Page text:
Monday, May 25, 2009

The Waiting Game... From the Other Side

I've been on the long end of waiting for a long.... long time.  We all have.  And just like me, everyone with queries, partials or fulls floating around in agent heaven wonder every single day, Why Haven't I Heard Anything?

It's the bane of our writer's existence, the waiting.  It's a torturous game of patience that not many of us win, at least not with our sanity intact ;)  But lately I've been trying to see it from the other side, and it's not so pretty.

I follow a few agents on Twitter.  They post funny blurbs, observations and advise.  Also the occasional link to bigger and better posts.  During one particular 'Tweet Session' I read a post from Colleen Lindsay that blew me away.  It was something along the lines of "My inbox has 1300 new messages! There has to be a better way to do this!"

What?  Excuse me?  Beg your pardon?  1-3-0-0  N-E-W e-m-a-i-l-s!!!! You have got to be kidding me!  How can you possibly weed through 1300 new emails?!?  

I tried to imagine what the breakdown of emails might look like.  Five or six hundred queries, a few hundred from industry connections, a hundred or so follow-ups... That's only around a thousand and I couldn't even think of anything else to add to the list.  

If it's hard for me to wait for a response, just try to picture how hard it must be to answer the 1,299 other people that hit 'send' around the same time I did. Then picture reading each and every email, while at the same time taking care of your current clients, reading requested submissions, and managing your day to day work.  How do they do it?  Do they ever sleep? See their families?  How do they keep track of the stuff they do request?  Will they remember me two months later when they finally make it to my manuscript at the bottom of their pile?

Putting myself in their shoes really helped to put things into perspective.  Am I going to stop worrying?  No.  Am I going to stop obsessively checking my email? Probably not.  But I'm going to try to be patient, because no matter how hard it is for me... some agent... somewhere... is looking at an inbox with 1-3-0-0 new emails!!!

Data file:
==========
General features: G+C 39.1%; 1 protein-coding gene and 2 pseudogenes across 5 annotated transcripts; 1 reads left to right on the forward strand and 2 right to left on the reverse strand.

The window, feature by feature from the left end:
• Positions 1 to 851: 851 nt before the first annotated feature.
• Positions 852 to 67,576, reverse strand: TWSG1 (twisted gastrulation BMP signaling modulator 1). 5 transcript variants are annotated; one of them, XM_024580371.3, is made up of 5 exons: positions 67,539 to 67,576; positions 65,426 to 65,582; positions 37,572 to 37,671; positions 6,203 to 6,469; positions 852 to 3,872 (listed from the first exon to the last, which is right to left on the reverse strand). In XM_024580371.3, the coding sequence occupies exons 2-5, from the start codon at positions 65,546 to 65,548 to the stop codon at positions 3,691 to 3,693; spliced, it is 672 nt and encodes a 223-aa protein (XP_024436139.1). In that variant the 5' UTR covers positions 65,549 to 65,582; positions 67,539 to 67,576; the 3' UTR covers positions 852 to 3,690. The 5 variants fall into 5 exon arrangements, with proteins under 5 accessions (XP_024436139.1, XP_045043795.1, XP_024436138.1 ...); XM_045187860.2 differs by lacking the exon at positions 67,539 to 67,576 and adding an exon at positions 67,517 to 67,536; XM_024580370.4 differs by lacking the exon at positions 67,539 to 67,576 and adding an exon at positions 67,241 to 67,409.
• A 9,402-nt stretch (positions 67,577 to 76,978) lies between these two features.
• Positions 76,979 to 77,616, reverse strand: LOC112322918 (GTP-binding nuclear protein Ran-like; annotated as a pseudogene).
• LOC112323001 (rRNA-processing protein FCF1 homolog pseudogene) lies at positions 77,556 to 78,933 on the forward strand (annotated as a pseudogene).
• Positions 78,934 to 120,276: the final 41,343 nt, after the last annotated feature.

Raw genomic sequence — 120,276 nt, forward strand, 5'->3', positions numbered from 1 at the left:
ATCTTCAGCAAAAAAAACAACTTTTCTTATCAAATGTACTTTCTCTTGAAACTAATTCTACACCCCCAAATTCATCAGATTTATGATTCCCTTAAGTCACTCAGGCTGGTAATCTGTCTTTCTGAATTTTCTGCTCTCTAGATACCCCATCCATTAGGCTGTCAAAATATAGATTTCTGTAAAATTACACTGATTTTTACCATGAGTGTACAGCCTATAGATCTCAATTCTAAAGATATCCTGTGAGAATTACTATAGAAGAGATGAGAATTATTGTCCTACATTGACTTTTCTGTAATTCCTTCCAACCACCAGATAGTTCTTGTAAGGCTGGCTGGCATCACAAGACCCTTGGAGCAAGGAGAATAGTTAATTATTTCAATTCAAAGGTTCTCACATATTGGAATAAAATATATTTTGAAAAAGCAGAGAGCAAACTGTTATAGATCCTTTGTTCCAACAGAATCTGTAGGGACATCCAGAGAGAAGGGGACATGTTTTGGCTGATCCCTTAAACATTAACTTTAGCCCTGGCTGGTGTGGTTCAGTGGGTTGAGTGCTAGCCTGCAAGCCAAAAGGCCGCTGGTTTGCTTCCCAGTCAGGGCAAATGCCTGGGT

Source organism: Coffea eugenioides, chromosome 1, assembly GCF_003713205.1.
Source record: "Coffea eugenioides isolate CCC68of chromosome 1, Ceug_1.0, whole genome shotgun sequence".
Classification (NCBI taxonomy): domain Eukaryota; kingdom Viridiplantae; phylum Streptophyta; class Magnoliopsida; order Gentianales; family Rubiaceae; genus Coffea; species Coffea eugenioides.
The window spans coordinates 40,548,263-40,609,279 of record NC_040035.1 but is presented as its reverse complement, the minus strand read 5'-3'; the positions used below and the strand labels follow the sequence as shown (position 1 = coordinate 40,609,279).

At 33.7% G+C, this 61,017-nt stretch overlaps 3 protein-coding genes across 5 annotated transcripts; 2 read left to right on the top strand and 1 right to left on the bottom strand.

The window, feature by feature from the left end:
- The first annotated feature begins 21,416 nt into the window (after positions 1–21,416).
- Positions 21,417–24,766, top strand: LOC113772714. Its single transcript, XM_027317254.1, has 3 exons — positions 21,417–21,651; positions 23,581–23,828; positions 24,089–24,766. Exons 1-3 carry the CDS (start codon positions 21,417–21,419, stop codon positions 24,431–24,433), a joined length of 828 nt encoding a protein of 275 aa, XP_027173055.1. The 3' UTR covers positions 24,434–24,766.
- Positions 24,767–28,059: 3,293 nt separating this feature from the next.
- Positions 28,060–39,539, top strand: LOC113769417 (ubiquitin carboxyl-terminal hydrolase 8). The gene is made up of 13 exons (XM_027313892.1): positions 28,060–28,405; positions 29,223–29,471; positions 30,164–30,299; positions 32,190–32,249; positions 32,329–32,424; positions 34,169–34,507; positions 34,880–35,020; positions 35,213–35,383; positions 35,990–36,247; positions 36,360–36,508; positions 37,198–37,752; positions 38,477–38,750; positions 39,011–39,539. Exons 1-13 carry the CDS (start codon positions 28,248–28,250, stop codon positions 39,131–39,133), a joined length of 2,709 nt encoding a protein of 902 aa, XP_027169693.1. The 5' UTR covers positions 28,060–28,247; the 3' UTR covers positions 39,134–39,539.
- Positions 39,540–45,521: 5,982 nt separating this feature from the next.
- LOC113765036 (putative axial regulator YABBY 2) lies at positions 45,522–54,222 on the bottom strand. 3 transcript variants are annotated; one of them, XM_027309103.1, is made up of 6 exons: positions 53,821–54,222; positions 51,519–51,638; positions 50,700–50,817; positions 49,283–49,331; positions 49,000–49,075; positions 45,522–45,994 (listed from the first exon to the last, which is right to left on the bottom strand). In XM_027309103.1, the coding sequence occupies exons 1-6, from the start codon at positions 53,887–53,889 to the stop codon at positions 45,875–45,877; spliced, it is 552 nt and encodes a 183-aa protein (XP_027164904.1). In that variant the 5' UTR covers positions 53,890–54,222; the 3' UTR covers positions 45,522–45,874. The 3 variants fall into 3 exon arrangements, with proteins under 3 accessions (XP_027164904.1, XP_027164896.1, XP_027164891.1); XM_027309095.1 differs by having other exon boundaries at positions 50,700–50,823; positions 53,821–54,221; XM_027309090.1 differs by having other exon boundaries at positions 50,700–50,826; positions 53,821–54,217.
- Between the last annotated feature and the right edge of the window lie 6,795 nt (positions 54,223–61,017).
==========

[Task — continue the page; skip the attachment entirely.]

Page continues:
7 comments:

christinefonseca said...

So true, so true!!!

B.J. Anderson said...

I think about this, too, and you really have to feel sorry for the agents. I think that's when you realize it comes down to the idea of your book. You could have the most well-written, eloquent piece of work but if there's ten others in the pile just like yours, it's not going to get anywhere. That's why I try not to take rejections personally. They probably have to go through them at the speed of light.

Sigh. I guess that's why it's a good idea to read a lot. Good luck on the stuff you're waiting for! I've got a few of those out there myself . . .

ElanaJ said...

Holy cow, now I want to die. That is such a large number of emails, I can't even wrap my head around it. Le sigh.

Kate Karyus Quinn said...

Yeah I agree waiting is the worst, but when you think about what is happening on their end it does make it slightly more bearable!

Peter Rubie said...

I work with Colleen and I wanted to comment on something someone posted here. It's not about any one thing, such as the idea, or even, to a degree the writing. Now, I'm going to contradict myself, by pointing out that what always captures my attention is the VOICE of the piece. (So both idea and writing quality DO matter, of course, but in the service of a greater good -- character.) What grabs me and won't let go is the the voice of the narrator (3rd person, 1st person doesn't matter). It starts from word one, sentence one, paragraph one. I know INSTANTLY when I'm in the company of a writer of confidence who has created a character that is intriguing. Even if the character is a misogynistic crab (can anyone say House?)there is always something compelling, fascinating on the page that draws us into the stroy, perhpas despite ourselves, as we meet this person and in short order begin to appreciate the depths of the problem(s) he or she is about to endure. Hope this helps in some small way.

Angie Ledbetter said...

Bravo to you for the "other side" post. Im having a little good agent/bad agent debate at my place, but I'm in the rowboat with you. Agents are human, it IS a business, and for the majority, they are caring and real. Glad you left me bread crumbs to come read this.

And, bonus...Mr. Rubie's statement of how important voice & characterization are. Yay for me because my ms is all about those things. :)

Mandy said...

I just wanted to note that I have never actually queried Ms. Lindsay. She's closed to queries. This post was not meant to single any one agent out in particular. I assume they all have over-stuffed in boxes. I just happened to see Ms. Lindsay's post on Twitter and the sheer number of new messages made me stop and think!